This year, laborer Fan Fu and 20 or so colleagues working on the Zixia Garden apartment complex in Hebei province have not joined China’s legion of migrant workers returning home to celebrate the Lunar New Year with their families.

Instead, they have camped in the offices of the property developer’s subcontractor, demanding almost a year’s unpaid wages, too angry and too proud to go back to their native towns and villages empty-handed.

With China’s economy growing at its slowest in 25 years, more workers face Fan’s predicament and labor unrest is on the rise, a concern for Beijing as it seeks to avoid social unrest even as financial pressures build.

“The developer has kept using the fact that they have no money as an excuse. As of now they haven’t paid us a single penny,” said Fan, who brought others from his hometown in the western province of Sichuan to work on the apartments.

“We really don’t have any other options,” he said in the subcontractor’s offices, crowded with bedding and personal possessions.

The group had earlier petitioned local authorities for redress and staged protests outside government offices in Qian’an, a city in Hebei in China’s north.

When water and electricity were cut to the dorm where they lived, the subcontractor allowed them to move in temporarily.

Fan and about 530 other workers on the apartment project are owed paychecks of between 20,000 and 50,000 yuan ($3,000 to $7,500). They said the government had offered each nonlocal laborer 2,000 yuan in cash if they left for the holidays.

The developer, Qianan City Xinyuan Real Estate, did not respond to requests for comment on the protests and the unpaid wages.

The Qian’an government said that it was looking into the issue but declined to give details.

While the housing sector is among the worst-hit in China’s economic slowdown, the pain is being felt by blue-collar and white-collar workers in other industries as well.

According to Geoffrey Crothall of the Hong Kong-based group China Labour Bulletin, which tracks worker issues, there was a spike in protests in the last quarter of 2015.

Its data show that in December and January, there were 774 labor strikes across China, from 529 in the previous two months, most of them over wage arrears.

At a printing factory in the western city of Chongqing, a Reuters reporter was present when a local official visited two weeks ago to make sure the boss paid his workers before the Year of the Monkey begins.

The official declined to speak with the reporter, although the boss later said it was an attempt to prevent unrest.

“That’s what the government is most fearful of,” said the factory owner, who did not want to be named.

The Chongqing government said in a faxed reply that it was taking measures to ensure that workers were paid and social stability was maintained, but did not directly respond to questions about whether local officials were visiting factories, or whether the government was concerned about unpaid workers causing unrest.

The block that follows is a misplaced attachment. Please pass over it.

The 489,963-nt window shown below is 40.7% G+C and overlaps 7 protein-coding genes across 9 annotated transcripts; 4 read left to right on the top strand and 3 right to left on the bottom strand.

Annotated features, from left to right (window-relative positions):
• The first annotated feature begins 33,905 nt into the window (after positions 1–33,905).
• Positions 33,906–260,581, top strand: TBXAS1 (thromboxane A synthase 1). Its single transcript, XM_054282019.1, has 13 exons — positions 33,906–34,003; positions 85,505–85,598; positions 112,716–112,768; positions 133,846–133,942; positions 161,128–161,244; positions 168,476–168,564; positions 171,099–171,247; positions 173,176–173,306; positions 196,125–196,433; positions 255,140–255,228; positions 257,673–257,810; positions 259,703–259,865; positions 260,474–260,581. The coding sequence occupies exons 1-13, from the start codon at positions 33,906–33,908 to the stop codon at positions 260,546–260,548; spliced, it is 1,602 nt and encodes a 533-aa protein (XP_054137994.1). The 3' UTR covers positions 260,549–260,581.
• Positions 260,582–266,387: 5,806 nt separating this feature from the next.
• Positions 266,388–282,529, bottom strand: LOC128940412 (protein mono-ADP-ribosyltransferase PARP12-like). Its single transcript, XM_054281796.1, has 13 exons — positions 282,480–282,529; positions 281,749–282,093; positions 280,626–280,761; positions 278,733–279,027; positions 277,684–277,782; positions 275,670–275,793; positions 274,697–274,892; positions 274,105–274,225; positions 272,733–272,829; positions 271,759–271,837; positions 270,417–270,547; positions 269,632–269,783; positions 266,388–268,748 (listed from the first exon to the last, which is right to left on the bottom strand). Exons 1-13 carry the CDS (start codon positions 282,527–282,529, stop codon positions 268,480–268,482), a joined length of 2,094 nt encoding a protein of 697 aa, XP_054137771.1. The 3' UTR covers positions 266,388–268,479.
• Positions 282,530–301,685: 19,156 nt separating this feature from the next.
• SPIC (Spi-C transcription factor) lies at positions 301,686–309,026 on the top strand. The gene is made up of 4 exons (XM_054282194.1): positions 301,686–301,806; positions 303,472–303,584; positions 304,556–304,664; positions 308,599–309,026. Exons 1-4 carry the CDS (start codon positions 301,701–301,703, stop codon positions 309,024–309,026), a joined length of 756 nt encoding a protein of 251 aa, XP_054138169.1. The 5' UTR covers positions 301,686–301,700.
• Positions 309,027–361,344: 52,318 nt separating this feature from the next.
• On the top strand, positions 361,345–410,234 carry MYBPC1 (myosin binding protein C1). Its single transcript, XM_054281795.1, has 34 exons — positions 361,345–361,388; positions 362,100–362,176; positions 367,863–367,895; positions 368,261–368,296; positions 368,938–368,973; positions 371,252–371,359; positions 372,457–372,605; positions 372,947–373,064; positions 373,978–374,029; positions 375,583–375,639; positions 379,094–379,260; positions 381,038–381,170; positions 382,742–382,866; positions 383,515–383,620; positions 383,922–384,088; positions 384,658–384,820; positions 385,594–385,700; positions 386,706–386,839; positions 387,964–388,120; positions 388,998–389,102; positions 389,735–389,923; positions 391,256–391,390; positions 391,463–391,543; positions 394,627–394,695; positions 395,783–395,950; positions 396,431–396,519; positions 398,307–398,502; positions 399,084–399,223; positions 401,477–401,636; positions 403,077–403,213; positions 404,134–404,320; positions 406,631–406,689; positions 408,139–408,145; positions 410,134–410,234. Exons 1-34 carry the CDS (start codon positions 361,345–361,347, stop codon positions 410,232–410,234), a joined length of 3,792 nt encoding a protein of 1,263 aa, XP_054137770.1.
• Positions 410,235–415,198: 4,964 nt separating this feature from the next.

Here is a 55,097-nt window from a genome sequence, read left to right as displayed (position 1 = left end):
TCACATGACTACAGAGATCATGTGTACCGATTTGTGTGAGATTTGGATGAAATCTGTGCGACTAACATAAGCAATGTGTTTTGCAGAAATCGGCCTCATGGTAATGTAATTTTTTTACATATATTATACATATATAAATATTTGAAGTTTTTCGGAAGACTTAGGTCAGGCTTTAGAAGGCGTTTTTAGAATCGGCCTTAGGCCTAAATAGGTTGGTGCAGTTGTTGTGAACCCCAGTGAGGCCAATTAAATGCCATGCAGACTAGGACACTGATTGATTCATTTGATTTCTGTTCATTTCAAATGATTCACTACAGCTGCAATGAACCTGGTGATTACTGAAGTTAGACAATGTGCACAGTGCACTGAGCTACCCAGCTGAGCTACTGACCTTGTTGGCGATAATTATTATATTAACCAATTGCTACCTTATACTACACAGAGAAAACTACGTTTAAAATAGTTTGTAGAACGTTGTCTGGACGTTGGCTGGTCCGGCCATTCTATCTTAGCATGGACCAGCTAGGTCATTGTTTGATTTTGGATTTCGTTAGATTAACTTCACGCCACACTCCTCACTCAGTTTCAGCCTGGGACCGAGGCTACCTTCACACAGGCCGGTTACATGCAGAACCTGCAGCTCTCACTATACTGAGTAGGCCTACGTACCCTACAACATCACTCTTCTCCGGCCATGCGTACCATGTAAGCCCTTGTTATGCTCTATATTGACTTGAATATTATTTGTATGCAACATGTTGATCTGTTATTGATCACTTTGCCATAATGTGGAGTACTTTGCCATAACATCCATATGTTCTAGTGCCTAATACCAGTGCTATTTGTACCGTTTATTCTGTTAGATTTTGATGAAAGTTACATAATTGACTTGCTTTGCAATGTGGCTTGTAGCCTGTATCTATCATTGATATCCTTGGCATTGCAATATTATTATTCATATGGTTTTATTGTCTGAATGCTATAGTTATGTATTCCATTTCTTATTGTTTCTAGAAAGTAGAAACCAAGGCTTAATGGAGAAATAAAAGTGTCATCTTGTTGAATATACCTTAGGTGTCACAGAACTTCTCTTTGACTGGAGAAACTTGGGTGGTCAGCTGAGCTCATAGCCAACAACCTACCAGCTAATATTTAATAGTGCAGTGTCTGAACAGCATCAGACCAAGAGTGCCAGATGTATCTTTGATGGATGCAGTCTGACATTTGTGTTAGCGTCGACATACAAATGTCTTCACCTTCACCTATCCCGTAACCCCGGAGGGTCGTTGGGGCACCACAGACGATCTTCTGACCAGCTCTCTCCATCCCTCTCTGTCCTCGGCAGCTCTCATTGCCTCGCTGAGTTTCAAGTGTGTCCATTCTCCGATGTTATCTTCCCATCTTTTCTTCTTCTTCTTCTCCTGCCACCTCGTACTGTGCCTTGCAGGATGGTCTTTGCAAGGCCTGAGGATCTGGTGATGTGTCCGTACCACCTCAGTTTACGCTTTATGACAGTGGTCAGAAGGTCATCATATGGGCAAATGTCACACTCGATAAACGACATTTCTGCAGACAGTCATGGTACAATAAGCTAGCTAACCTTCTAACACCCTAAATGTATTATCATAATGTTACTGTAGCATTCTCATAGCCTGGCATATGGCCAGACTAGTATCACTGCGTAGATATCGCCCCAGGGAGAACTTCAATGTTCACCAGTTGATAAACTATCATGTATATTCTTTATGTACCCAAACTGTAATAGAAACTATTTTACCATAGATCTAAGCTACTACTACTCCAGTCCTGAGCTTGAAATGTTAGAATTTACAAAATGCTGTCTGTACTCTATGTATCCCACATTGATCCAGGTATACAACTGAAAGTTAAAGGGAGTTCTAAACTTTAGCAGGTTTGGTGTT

Senior Communist Party leaders, including President Xi Jinping, have long championed workers’ rights, and are often photographed visiting factories.

The government is concerned that protests over issues like unpaid wages could spill over into broader dissatisfaction at its rule, as it has derived much legitimacy over the past decades from delivering a higher standard of living.

Before the holiday, Beijing issued a notice calling on local authorities to “seriously investigate all incidents of wage arrears, so that migrant workers would be paid in a timely manner and in full,” the state-run Workers Daily newspaper reported.

Over the past few months, however, authorities have arrested at least seven labor activists in Guangdong province in the largest crackdown on organized labor in China in recent years.

The state Xinhua News Agency accused the men of running illegal nongovernmental organizations that had been “severely disrupting social order.” The Foreign Ministry said the cases would be handled “in accordance with the law.”

As travel ramped up ahead of the holiday, which began Sunday, it was not only construction workers who were prepared to celebrate with less money in their pockets.

An online survey by the job recruitment company Zhilian Zhaopin said two-thirds of more than 10,000 white-collar workers it surveyed were not expecting Lunar New Year bonuses.

In Dongguan, a city in the southern province of Guangdong that is known as a manufacturing hub, some factories sit idle behind locked, rusty gates, with advertisements pasted on their walls seeking new tenants.

Some of those still in business were withholding bonuses until after the Lunar New Year, said workers, factory owners and recruiters.

Brothers Zhang Guantian, 23, and Zhang Guanzhou, 21, quit temporary, hourly paid jobs at two plants, one making earphones, the other computer cables, to go home for the holiday.

“It’s hard to find a permanent job now,” said the elder Zhang, while waiting for a bus with two large suitcases.

Still, he is hopeful of finding another job when he comes back to Dongguan in the middle of this month.

“My aim is to find a permanent job after Chinese New Year, something I like,” he said. “But it will be difficult.”

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